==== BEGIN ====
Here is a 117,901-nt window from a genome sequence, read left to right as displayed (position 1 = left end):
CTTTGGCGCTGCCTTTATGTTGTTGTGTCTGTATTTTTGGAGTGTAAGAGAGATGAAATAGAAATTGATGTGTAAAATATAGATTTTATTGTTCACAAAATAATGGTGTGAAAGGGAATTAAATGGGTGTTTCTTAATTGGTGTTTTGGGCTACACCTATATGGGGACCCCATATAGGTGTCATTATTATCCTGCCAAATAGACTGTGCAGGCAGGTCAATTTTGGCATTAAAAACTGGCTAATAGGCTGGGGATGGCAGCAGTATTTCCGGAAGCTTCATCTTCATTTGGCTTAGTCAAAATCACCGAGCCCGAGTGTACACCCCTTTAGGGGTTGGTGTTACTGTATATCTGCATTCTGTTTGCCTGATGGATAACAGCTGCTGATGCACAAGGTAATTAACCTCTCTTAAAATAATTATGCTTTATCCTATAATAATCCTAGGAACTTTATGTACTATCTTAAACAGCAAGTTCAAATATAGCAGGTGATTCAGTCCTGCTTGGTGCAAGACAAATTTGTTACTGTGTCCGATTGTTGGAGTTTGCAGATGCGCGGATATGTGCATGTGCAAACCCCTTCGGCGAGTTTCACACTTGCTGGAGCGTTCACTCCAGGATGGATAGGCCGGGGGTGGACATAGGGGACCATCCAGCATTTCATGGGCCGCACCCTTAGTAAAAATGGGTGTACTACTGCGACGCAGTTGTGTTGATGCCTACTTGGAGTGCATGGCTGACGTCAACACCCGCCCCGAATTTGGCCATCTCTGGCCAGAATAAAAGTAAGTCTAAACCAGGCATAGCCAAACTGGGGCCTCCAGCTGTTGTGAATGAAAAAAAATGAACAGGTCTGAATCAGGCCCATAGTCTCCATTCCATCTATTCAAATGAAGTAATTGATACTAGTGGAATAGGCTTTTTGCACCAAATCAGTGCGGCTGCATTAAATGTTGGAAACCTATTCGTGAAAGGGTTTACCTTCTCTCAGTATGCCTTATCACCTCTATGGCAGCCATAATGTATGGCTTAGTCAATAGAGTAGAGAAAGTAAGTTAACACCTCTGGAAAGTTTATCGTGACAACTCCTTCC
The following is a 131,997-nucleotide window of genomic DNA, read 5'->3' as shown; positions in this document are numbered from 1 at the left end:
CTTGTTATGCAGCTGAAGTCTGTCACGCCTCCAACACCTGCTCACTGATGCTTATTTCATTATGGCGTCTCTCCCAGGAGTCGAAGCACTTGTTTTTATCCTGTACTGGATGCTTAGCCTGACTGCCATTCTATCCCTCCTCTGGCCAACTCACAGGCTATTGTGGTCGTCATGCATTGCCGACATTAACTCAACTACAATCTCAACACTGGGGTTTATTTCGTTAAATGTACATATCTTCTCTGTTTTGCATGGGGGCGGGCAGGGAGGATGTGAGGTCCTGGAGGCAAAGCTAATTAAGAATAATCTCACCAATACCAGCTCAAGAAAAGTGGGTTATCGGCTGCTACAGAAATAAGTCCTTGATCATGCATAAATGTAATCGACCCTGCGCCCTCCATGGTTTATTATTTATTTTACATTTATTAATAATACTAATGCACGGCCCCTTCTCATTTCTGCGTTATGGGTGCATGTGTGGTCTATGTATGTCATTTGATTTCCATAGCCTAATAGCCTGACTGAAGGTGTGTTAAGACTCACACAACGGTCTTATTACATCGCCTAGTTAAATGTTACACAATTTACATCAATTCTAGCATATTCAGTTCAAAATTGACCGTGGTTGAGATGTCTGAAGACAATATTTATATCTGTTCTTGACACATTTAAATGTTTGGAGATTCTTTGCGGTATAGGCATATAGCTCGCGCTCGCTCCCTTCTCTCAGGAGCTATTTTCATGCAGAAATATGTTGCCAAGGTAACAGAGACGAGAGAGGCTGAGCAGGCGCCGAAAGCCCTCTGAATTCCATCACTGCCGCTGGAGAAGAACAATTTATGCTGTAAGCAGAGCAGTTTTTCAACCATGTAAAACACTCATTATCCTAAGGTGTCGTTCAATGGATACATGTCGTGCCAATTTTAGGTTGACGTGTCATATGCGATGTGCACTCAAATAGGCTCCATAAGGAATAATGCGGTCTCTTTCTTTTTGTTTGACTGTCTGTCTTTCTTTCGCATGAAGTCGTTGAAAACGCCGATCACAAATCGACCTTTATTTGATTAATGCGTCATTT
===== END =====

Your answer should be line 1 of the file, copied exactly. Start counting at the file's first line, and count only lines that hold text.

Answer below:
Here is a 117,901-nt window from a genome sequence, read left to right as displayed (position 1 = left end):